Bill Moyers was one of the chief inheritors of the Edward R. Murrow tradition of "deep-think" journalism. Working alternately on CBS and PBS in the 1970s and early 1980s, and then almost exclusively on PBS. His achievements were principally in the areas of investigative documentary and long-form conversations with some of the world's leading thinkers. Moyers, who had been a print journalist, ordained Baptist minister, press secretary to President Lyndon Johnson, and newspaper publisher before coming to television in 1970, gained public and private foundation support for producing some of television's most incisive investigative documentaries. Each was delivered in the elegantly written and deceptively soft-spoken narrations that came, Moyers later said, out of the story-telling traditions of his East Texas upbringing. Where Edward R. Murrow had taken on Joseph McCarthy on See It Now and the agri-business industry in his famous Harvest of Shame documentary, Moyers examined the failings of constitutional democracy in his 1974 Essay on Watergate and exposed governmental illegalities and cover-up during the Iran Contra scandal. He looked at issues of race, class and gender, at the power media images held for a nation of "consumers," not citizens, and explored virtually every aspect of American political, economic and social life in his documentaries.
Equally influential were Moyers' World of Ideas series. Again, Edward R. Murrow had paved the way in his trans-Atlantic conversations with political leaders, thinkers and artist on his Small World program in the late 1950s, but Moyers used his soft, probing style to talk to a remarkable range of articulate intellectuals on his two foundation supported interview series on PBS. In discussions that ranged from an hour to, in the case of mythology scholar Joseph Campbell, six hours on the air, Moyers brought to television what he called the "conversation of democracy." He spoke with social critics like Noam Chomsky and Cornel West, writers like Nigerian novelist Chinua Achebe, Mexican poet and novelist Carlos Fuentes and American novelist Toni Morrison, and social analysts like philosopher Mortimer Adler and University of Chicago sociologist William Julius Wilson. Moyers engaged voices and ideas that had been seldom if ever heard on television, and transcribed versions of many of his series often became best selling books as well (Joseph Campbell and the Power of Myth, 1988; The Secret Government, 1988; A World of Ideas, 1989; A World of Ideas II, 1990, Healing the Mind, 1992). The Joseph Campbell book was on the New York Times best seller list for more than a year and sold 750,000 copies within the first four years of its publication.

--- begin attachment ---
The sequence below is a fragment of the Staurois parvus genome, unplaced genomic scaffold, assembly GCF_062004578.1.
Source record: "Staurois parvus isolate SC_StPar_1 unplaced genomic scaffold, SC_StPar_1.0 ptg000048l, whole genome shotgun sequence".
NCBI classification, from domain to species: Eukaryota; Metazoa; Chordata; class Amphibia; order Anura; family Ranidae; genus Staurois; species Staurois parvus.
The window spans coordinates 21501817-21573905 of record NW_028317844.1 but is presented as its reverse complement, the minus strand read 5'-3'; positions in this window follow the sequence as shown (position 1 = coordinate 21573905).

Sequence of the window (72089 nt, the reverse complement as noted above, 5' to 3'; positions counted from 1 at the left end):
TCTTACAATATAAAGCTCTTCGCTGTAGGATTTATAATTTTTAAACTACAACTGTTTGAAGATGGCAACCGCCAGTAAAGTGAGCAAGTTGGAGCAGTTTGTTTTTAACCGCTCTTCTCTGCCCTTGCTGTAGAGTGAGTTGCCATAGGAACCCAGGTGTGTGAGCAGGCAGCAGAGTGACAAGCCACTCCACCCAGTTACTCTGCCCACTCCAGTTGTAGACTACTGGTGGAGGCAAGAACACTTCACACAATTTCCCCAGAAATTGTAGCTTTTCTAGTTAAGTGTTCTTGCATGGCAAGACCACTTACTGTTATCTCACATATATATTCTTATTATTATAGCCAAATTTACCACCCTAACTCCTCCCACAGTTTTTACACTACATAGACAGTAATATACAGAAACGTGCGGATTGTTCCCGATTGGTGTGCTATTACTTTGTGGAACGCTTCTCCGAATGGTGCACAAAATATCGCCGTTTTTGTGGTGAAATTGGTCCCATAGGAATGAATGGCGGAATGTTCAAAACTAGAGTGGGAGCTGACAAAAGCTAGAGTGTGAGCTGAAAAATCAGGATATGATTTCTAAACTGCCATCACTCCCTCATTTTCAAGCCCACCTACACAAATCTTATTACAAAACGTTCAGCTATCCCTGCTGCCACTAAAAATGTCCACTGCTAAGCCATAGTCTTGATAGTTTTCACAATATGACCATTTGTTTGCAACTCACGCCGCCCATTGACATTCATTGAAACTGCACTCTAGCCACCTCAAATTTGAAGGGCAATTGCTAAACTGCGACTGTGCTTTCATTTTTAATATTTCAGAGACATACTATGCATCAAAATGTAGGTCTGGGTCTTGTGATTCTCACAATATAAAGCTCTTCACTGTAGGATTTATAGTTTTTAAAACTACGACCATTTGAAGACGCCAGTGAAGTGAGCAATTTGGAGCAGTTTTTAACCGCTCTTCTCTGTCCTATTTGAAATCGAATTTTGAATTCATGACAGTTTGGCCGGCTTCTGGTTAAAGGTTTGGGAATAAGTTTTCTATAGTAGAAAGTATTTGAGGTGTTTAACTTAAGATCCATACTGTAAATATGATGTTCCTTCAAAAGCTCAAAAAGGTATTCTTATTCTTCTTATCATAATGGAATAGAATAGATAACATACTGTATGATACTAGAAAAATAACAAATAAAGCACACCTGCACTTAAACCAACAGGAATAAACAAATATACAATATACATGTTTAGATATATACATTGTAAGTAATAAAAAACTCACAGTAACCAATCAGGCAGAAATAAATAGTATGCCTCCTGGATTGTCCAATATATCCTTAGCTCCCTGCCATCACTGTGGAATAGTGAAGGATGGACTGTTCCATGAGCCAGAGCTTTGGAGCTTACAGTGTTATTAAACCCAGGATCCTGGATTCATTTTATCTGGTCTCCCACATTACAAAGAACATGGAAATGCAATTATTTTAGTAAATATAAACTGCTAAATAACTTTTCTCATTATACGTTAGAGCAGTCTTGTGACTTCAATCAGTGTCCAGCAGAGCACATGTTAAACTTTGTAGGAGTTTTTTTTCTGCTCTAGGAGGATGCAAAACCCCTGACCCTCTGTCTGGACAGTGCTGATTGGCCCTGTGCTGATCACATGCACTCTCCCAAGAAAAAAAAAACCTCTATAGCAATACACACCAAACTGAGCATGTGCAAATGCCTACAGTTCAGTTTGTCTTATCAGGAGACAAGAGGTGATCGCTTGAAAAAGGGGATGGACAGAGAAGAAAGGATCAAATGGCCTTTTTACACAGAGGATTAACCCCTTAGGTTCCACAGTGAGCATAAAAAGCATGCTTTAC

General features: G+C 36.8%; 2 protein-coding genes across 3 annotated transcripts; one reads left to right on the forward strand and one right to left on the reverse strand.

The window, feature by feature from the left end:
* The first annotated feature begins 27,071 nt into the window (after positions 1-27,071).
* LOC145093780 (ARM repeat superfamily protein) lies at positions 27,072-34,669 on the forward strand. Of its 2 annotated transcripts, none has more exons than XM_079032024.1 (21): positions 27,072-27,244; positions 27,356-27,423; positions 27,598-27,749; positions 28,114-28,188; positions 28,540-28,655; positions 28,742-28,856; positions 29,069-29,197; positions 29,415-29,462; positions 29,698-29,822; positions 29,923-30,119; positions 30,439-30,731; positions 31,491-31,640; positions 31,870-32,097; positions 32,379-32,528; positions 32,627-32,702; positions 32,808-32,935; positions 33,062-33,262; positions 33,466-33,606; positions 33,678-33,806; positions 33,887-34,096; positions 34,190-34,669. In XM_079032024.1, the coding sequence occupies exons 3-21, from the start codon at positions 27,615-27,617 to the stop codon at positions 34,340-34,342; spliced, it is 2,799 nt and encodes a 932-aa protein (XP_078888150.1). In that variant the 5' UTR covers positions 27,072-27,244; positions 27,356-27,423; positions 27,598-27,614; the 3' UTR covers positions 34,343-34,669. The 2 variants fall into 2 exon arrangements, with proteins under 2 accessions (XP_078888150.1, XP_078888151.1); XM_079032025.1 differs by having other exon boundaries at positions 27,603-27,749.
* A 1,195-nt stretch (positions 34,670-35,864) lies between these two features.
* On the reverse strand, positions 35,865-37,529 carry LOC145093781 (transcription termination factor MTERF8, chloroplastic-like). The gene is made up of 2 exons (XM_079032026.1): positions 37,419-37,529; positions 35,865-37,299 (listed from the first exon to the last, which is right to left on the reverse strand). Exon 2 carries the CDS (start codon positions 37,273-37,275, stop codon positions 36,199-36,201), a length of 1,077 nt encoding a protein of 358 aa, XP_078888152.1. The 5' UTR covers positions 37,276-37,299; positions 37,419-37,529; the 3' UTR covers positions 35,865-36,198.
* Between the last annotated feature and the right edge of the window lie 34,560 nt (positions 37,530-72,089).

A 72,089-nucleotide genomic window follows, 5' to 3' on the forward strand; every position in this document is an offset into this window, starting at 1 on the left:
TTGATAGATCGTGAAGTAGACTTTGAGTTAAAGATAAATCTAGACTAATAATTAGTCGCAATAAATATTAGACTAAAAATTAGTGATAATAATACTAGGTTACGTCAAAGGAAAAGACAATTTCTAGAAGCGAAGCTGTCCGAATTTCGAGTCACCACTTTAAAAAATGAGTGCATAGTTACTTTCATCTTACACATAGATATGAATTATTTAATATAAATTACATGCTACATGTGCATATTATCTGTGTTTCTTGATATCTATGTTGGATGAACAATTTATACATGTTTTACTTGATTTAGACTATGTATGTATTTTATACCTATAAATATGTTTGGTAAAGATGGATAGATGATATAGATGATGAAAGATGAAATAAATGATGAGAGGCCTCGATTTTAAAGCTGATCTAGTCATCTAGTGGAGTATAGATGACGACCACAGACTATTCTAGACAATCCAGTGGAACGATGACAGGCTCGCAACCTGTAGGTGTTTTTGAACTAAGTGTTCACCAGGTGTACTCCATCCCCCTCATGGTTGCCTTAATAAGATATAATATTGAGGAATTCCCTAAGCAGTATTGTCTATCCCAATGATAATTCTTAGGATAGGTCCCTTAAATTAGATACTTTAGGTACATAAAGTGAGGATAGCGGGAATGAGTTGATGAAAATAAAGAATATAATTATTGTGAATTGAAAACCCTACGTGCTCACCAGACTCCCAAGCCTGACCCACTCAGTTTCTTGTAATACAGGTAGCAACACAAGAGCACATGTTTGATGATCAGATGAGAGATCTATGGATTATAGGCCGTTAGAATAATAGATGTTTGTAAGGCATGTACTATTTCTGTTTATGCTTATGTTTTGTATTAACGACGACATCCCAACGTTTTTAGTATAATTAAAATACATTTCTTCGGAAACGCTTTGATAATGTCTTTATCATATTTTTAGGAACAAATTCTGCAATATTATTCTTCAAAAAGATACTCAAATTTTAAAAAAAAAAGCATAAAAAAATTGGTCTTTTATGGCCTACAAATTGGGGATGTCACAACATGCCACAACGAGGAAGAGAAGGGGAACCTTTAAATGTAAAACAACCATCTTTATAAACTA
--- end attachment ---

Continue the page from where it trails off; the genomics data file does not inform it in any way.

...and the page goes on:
Moyers' television work was as prolific as his publishing record. In all he produced over six hundred hours of programming (filmed and videotaped conversations and documentaries) between 1971 and 1989, which comes out to 33 hours of programming a year or the equivalent of more than half an hour of programming a week for eighteen years. Moyers broadcast another one hundred and twenty-five programs between 1989 and 1992 working with a series of producers--27 of them on the first two World of Ideas series alone. He formed his own company, Public Affairs Television, in 1986, and distributed many of his own shows.
By the early 1990s Bill Moyers had established himself as a significant figure of television talk, his power and influence providing him access to corridors of power and policy. In January of 1993 he was invited for a rare overnight visit with President elect Bill Clinton to discuss the nation's problems before the Clinton Inaugural. Bill Moyers had by this time become one of the few broadcast journalists who might be said to approach the stature of Edward R. Murrow. If Murrow had founded broadcast journalism, Moyers had significantly extended its traditions.
(Since publication of this biographical sketch by The Museum of Broadcast Communications, Bill Moyers concluded production of Bill Moyers Journal, developed and hosted NOW with Bill Moyers, and developed Moyers & Company, which debuted nationally in January, 2012. Moyers & Company airs on OETA Saturdays at 5:00 pm and again on OETA OKLA Sundays at 6:00 pm. Moyers & Company is distributed through American Public Television).